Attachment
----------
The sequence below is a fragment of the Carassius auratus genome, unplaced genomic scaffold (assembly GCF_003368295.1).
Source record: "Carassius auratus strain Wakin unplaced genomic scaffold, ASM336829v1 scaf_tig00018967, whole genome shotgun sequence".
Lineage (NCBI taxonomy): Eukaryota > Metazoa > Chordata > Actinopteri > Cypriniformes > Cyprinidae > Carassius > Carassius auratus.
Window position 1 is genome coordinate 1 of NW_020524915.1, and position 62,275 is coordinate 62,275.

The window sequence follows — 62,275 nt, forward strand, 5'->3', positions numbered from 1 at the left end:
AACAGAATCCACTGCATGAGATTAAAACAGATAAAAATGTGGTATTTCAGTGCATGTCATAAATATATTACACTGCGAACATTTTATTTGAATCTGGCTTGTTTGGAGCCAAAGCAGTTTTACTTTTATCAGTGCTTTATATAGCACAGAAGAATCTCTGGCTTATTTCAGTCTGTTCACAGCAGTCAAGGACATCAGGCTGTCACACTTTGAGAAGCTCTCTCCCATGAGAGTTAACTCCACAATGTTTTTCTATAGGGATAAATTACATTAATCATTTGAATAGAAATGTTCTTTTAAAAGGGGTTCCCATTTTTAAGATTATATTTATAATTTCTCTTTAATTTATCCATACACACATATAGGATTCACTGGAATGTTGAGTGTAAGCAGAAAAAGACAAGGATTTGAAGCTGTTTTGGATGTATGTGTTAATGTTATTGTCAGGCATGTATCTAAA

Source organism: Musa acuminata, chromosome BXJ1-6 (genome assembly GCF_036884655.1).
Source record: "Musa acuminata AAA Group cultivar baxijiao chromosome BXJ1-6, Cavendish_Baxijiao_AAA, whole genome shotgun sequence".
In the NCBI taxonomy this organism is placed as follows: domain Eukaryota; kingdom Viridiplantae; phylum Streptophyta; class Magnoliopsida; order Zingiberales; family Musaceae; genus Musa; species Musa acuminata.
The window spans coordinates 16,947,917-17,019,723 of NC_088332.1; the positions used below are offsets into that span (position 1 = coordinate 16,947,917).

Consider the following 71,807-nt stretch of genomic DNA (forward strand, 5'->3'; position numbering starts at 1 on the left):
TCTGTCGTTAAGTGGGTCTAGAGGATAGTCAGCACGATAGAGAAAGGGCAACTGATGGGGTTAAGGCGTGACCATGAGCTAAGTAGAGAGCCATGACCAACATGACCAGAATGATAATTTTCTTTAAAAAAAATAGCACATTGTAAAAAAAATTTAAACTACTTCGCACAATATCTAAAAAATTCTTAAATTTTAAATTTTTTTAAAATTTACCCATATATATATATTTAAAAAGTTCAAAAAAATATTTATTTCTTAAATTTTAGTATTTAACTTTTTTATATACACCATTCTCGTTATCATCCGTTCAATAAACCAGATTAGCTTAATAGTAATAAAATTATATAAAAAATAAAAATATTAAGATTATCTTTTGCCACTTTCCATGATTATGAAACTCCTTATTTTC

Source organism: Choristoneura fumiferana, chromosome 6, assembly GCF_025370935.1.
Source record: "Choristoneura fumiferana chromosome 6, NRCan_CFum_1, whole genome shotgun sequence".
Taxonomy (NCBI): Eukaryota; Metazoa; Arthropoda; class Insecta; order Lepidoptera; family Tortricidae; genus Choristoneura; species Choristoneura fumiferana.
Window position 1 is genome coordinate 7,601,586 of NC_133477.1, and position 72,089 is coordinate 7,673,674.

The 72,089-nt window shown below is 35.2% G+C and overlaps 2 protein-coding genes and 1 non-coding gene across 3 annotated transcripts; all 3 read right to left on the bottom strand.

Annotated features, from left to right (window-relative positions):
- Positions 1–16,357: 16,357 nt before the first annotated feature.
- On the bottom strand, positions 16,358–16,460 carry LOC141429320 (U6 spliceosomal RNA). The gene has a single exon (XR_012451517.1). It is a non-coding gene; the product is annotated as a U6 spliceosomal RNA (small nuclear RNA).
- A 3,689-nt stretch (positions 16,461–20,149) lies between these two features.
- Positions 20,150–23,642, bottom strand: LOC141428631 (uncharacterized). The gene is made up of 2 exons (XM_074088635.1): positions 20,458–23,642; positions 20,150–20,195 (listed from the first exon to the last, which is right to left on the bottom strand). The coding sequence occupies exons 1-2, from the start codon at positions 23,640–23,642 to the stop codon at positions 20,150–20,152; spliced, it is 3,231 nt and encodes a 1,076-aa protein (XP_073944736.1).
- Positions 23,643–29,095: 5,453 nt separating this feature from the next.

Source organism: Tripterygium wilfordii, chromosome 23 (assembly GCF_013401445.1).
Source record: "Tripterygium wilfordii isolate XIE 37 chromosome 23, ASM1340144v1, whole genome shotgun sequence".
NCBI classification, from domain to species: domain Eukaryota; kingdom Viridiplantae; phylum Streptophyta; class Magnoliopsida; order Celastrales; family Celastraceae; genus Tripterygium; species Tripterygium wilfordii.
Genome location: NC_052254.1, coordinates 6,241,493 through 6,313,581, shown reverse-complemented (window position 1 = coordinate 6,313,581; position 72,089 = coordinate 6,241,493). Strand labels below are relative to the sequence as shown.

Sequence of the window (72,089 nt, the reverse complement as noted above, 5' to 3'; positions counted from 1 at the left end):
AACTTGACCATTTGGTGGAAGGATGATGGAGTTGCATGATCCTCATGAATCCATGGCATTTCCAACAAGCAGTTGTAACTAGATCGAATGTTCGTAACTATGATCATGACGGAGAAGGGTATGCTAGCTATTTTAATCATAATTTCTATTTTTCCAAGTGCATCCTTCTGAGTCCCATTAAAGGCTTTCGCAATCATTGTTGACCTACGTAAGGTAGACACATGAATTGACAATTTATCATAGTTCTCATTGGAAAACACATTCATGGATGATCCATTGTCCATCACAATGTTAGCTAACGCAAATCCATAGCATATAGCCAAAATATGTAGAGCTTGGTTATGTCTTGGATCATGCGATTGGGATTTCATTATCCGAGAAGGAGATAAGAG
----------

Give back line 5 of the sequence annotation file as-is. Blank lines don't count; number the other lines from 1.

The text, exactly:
The window sequence follows — 62,275 nt, forward strand, 5'->3', positions numbered from 1 at the left end: